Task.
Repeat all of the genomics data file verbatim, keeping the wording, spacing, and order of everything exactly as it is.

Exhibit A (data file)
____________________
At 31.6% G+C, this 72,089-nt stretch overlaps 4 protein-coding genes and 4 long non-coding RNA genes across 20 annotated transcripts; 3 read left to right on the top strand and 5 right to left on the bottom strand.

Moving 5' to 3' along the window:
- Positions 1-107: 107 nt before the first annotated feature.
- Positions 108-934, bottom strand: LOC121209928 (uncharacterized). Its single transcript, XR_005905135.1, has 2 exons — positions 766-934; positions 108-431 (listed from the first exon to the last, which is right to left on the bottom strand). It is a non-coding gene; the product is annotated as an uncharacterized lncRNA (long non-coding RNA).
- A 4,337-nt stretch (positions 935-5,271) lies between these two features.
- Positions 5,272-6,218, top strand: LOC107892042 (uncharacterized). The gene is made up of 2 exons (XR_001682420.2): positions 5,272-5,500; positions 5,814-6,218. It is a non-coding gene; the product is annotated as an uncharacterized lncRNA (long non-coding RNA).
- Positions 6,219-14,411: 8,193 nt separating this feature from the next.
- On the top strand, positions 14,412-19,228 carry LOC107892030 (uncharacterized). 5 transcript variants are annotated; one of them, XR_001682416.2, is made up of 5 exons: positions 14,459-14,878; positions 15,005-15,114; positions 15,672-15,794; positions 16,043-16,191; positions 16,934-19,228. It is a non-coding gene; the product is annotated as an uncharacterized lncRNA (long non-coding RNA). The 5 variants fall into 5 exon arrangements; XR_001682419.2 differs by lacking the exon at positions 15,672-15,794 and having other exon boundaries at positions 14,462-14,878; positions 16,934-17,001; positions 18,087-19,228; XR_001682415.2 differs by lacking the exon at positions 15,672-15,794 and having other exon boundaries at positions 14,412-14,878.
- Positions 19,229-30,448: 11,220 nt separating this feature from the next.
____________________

At 31.6% G+C, this 72,089-nt stretch overlaps 4 protein-coding genes and 4 long non-coding RNA genes across 20 annotated transcripts; 3 read left to right on the top strand and 5 right to left on the bottom strand.

Moving 5' to 3' along the window:
- Positions 1-107: 107 nt before the first annotated feature.
- Positions 108-934, bottom strand: LOC121209928 (uncharacterized). Its single transcript, XR_005905135.1, has 2 exons — positions 766-934; positions 108-431 (listed from the first exon to the last, which is right to left on the bottom strand). It is a non-coding gene; the product is annotated as an uncharacterized lncRNA (long non-coding RNA).
- A 4,337-nt stretch (positions 935-5,271) lies between these two features.
- Positions 5,272-6,218, top strand: LOC107892042 (uncharacterized). The gene is made up of 2 exons (XR_001682420.2): positions 5,272-5,500; positions 5,814-6,218. It is a non-coding gene; the product is annotated as an uncharacterized lncRNA (long non-coding RNA).
- Positions 6,219-14,411: 8,193 nt separating this feature from the next.
- On the top strand, positions 14,412-19,228 carry LOC107892030 (uncharacterized). 5 transcript variants are annotated; one of them, XR_001682416.2, is made up of 5 exons: positions 14,459-14,878; positions 15,005-15,114; positions 15,672-15,794; positions 16,043-16,191; positions 16,934-19,228. It is a non-coding gene; the product is annotated as an uncharacterized lncRNA (long non-coding RNA). The 5 variants fall into 5 exon arrangements; XR_001682419.2 differs by lacking the exon at positions 15,672-15,794 and having other exon boundaries at positions 14,462-14,878; positions 16,934-17,001; positions 18,087-19,228; XR_001682415.2 differs by lacking the exon at positions 15,672-15,794 and having other exon boundaries at positions 14,412-14,878.
- Positions 19,229-30,448: 11,220 nt separating this feature from the next.